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Ryan M. Pollyea

Associate Professor
Ryan Pollyea
3052B Derring Hall

My research interests are at the intersection of geofluids and energy resources, including geologic CO2 sequestration, hydrothermal fluid systems, and fluid-triggered earthquakes. I specialize in numerical models of multi-phase fluid flow in fractured and porous media, high performance computing, geospatial analysis, and the application of terrestrial LiDAR to fracture network characterization. My research group is currently investigating physical and chemical processes during CO2 sequestration in flood basalt reservoirs, and fluid system processes during underground injections of oilfield wastewater.


Ph.D., University of Idaho, 2012

B.S., University of Dayton, 1999

My current focus is understanding how mechanical and chemical processes influence formation permeability at reservoir scales. In pursuing this research, I am in the process of implementing fully a coupled thermal-hydro-chemical-mechanical numerical modeling framework for investigating these processes.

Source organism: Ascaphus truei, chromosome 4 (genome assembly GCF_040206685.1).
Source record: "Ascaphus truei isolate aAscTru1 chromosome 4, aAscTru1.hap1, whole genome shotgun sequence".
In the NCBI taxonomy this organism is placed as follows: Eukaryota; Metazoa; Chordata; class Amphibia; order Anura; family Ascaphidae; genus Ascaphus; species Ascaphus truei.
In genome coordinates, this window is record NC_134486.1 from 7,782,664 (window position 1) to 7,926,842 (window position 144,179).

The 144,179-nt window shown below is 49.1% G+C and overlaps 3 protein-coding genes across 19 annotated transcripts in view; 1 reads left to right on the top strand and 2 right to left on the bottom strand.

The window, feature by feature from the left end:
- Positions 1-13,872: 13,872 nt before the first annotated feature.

Current members of my research group include:

  • Wu Hao (Ph.D. student) is developing a numerical modeling experiment to quantify the effects of capillary pressure uncertainty during CO2 sequestration in reactive basalt reservoirs.
  •  Gradyon Konzen (M.S. student) is studying the hydraulics of injection-induced earthquakes in Oklahoma and Kansas to understand how fluid composition and regional-scale structure interact to drive pressure propagation into the seismogenic zone.

A current list of publications is available at:

  • GEOS 5984: Geostatistics
  • GEOS 4824: Engineering Geology
  • GEOS 4804/5804G: Groundwater Hydrology
  • GEOS 6604: Reactive Transport Modeling